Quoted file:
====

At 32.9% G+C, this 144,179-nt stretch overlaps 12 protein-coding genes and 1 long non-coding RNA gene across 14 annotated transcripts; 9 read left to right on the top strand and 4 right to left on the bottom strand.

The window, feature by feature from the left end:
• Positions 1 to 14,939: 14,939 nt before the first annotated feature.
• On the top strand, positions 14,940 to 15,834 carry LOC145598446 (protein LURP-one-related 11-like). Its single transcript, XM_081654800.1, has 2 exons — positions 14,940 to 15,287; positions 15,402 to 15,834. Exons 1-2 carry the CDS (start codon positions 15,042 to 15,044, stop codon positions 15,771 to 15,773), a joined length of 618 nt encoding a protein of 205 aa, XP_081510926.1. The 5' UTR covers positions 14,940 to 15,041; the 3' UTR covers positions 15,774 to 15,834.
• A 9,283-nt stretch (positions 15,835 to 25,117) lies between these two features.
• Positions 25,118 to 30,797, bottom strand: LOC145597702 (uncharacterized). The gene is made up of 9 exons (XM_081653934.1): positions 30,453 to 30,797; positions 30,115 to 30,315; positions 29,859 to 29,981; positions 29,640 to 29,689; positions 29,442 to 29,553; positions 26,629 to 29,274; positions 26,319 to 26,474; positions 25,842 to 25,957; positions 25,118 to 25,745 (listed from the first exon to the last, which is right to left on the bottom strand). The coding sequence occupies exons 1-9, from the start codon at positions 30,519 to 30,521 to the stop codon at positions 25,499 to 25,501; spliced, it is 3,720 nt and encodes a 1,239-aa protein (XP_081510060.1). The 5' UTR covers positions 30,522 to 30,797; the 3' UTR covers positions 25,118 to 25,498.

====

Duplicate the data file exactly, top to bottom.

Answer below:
At 32.9% G+C, this 144,179-nt stretch overlaps 12 protein-coding genes and 1 long non-coding RNA gene across 14 annotated transcripts; 9 read left to right on the top strand and 4 right to left on the bottom strand.

The window, feature by feature from the left end:
• Positions 1 to 14,939: 14,939 nt before the first annotated feature.
• On the top strand, positions 14,940 to 15,834 carry LOC145598446 (protein LURP-one-related 11-like). Its single transcript, XM_081654800.1, has 2 exons — positions 14,940 to 15,287; positions 15,402 to 15,834. Exons 1-2 carry the CDS (start codon positions 15,042 to 15,044, stop codon positions 15,771 to 15,773), a joined length of 618 nt encoding a protein of 205 aa, XP_081510926.1. The 5' UTR covers positions 14,940 to 15,041; the 3' UTR covers positions 15,774 to 15,834.
• A 9,283-nt stretch (positions 15,835 to 25,117) lies between these two features.
• Positions 25,118 to 30,797, bottom strand: LOC145597702 (uncharacterized). The gene is made up of 9 exons (XM_081653934.1): positions 30,453 to 30,797; positions 30,115 to 30,315; positions 29,859 to 29,981; positions 29,640 to 29,689; positions 29,442 to 29,553; positions 26,629 to 29,274; positions 26,319 to 26,474; positions 25,842 to 25,957; positions 25,118 to 25,745 (listed from the first exon to the last, which is right to left on the bottom strand). The coding sequence occupies exons 1-9, from the start codon at positions 30,519 to 30,521 to the stop codon at positions 25,499 to 25,501; spliced, it is 3,720 nt and encodes a 1,239-aa protein (XP_081510060.1). The 5' UTR covers positions 30,522 to 30,797; the 3' UTR covers positions 25,118 to 25,498.